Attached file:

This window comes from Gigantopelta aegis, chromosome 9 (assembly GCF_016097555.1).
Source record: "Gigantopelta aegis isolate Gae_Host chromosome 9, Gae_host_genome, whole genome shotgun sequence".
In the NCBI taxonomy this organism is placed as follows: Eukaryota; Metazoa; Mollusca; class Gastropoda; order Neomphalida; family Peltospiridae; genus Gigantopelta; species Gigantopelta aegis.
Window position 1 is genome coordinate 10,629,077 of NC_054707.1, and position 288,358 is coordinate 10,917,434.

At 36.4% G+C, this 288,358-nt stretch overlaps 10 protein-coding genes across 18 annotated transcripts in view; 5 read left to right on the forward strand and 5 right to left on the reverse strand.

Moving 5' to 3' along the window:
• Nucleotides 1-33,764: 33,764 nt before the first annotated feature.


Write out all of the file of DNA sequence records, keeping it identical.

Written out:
This window comes from Gigantopelta aegis, chromosome 9 (assembly GCF_016097555.1).
Source record: "Gigantopelta aegis isolate Gae_Host chromosome 9, Gae_host_genome, whole genome shotgun sequence".
In the NCBI taxonomy this organism is placed as follows: Eukaryota; Metazoa; Mollusca; class Gastropoda; order Neomphalida; family Peltospiridae; genus Gigantopelta; species Gigantopelta aegis.
Window position 1 is genome coordinate 10,629,077 of NC_054707.1, and position 288,358 is coordinate 10,917,434.

At 36.4% G+C, this 288,358-nt stretch overlaps 10 protein-coding genes across 18 annotated transcripts in view; 5 read left to right on the forward strand and 5 right to left on the reverse strand.

Moving 5' to 3' along the window:
• Nucleotides 1-33,764: 33,764 nt before the first annotated feature.